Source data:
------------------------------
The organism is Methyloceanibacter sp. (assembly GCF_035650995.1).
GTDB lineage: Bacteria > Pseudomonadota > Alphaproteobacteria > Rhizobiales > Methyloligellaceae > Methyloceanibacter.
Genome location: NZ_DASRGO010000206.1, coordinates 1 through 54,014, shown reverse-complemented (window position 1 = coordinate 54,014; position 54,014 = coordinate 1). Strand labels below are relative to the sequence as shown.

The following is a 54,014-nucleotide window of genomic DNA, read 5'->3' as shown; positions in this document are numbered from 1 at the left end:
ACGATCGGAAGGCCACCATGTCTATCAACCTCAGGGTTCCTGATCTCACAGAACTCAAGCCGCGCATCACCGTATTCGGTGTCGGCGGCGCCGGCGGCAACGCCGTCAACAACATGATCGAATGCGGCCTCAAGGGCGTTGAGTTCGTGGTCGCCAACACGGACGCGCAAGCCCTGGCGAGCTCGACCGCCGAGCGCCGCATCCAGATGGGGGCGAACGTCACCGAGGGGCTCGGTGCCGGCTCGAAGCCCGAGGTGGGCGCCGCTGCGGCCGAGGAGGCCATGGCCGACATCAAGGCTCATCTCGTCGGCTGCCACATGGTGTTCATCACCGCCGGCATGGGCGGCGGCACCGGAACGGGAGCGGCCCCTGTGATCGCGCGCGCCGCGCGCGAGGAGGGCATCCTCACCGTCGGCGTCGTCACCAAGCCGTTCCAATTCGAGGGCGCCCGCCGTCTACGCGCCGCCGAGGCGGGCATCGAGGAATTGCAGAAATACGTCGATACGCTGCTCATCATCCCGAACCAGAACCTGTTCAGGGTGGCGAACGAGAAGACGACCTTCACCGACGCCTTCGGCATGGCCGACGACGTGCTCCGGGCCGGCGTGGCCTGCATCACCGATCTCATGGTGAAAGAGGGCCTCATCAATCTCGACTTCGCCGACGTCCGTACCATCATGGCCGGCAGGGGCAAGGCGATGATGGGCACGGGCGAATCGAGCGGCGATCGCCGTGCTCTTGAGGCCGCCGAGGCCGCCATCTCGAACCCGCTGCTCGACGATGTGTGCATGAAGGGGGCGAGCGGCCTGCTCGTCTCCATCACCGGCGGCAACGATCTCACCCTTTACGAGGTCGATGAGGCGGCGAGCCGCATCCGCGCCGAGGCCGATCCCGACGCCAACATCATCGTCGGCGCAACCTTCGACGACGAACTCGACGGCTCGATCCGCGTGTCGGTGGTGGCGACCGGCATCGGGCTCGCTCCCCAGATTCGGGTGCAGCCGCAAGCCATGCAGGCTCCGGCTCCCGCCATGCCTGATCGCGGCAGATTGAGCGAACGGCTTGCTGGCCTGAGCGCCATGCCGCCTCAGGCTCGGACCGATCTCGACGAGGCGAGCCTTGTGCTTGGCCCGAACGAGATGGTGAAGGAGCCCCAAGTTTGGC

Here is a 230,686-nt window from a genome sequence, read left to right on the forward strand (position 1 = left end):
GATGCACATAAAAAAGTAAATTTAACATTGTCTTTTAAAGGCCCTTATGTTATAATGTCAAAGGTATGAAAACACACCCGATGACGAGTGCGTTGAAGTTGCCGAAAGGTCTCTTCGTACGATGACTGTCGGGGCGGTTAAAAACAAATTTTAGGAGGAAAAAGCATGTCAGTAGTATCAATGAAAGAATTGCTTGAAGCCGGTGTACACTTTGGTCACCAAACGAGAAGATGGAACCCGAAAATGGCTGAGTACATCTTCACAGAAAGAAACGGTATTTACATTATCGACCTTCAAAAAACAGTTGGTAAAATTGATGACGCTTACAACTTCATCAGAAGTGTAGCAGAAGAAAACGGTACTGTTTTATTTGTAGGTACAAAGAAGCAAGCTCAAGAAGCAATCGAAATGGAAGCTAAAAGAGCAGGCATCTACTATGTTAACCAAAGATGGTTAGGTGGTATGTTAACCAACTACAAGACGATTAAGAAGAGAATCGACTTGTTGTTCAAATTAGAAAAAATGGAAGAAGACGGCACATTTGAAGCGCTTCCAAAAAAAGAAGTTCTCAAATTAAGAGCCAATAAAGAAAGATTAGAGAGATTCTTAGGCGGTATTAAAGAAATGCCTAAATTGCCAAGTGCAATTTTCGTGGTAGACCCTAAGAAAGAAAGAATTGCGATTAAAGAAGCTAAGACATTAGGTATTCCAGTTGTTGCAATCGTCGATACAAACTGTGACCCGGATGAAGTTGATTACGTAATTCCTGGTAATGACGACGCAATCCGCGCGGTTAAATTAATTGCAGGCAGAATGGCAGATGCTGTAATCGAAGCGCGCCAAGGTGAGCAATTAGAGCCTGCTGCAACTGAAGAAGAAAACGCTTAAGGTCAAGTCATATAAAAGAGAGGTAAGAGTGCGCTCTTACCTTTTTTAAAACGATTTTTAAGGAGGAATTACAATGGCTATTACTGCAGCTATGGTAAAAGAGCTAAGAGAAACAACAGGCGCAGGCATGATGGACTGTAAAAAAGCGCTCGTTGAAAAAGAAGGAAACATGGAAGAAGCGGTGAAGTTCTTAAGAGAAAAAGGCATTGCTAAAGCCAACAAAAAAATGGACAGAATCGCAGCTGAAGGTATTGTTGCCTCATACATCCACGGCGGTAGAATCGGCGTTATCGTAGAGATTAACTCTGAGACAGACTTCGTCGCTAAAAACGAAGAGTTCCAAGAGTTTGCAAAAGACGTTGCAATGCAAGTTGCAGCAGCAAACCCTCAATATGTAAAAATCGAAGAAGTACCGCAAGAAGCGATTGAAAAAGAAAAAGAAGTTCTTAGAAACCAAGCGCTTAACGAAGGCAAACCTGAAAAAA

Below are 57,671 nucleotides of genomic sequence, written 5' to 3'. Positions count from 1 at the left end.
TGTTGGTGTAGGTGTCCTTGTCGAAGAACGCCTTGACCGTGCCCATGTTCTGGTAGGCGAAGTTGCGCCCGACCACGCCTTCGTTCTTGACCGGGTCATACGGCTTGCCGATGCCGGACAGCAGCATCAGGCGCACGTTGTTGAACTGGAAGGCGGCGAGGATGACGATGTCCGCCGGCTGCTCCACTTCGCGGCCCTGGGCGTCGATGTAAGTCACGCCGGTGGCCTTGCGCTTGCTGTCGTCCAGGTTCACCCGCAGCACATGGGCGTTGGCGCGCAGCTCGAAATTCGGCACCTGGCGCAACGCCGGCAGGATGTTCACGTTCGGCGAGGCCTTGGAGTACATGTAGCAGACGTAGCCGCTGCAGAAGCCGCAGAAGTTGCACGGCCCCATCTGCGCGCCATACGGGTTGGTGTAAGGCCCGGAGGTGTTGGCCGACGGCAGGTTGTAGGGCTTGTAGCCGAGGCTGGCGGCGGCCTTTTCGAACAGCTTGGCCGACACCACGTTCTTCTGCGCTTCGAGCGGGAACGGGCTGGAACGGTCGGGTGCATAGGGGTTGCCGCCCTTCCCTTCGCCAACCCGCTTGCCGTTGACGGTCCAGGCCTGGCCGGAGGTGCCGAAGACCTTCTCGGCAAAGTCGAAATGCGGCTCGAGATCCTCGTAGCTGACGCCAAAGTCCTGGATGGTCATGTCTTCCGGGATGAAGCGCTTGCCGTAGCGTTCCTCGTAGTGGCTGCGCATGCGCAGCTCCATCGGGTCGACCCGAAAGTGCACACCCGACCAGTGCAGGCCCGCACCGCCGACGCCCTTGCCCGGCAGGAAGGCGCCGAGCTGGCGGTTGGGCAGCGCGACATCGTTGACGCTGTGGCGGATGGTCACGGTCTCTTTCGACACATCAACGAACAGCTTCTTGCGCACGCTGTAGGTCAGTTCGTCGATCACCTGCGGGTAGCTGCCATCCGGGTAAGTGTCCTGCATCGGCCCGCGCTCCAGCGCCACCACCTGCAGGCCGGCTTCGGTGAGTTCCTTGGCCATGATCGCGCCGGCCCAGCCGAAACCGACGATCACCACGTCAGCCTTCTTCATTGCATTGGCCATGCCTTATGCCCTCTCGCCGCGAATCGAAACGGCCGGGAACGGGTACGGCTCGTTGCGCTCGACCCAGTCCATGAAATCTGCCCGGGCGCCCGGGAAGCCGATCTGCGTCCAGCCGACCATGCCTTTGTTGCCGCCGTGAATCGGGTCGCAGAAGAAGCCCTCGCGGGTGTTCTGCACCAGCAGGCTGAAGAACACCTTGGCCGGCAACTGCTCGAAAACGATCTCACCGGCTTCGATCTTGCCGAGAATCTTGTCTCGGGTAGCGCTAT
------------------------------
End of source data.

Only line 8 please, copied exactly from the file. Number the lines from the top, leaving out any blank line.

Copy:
Below are 57,671 nucleotides of genomic sequence, written 5' to 3'. Positions count from 1 at the left end.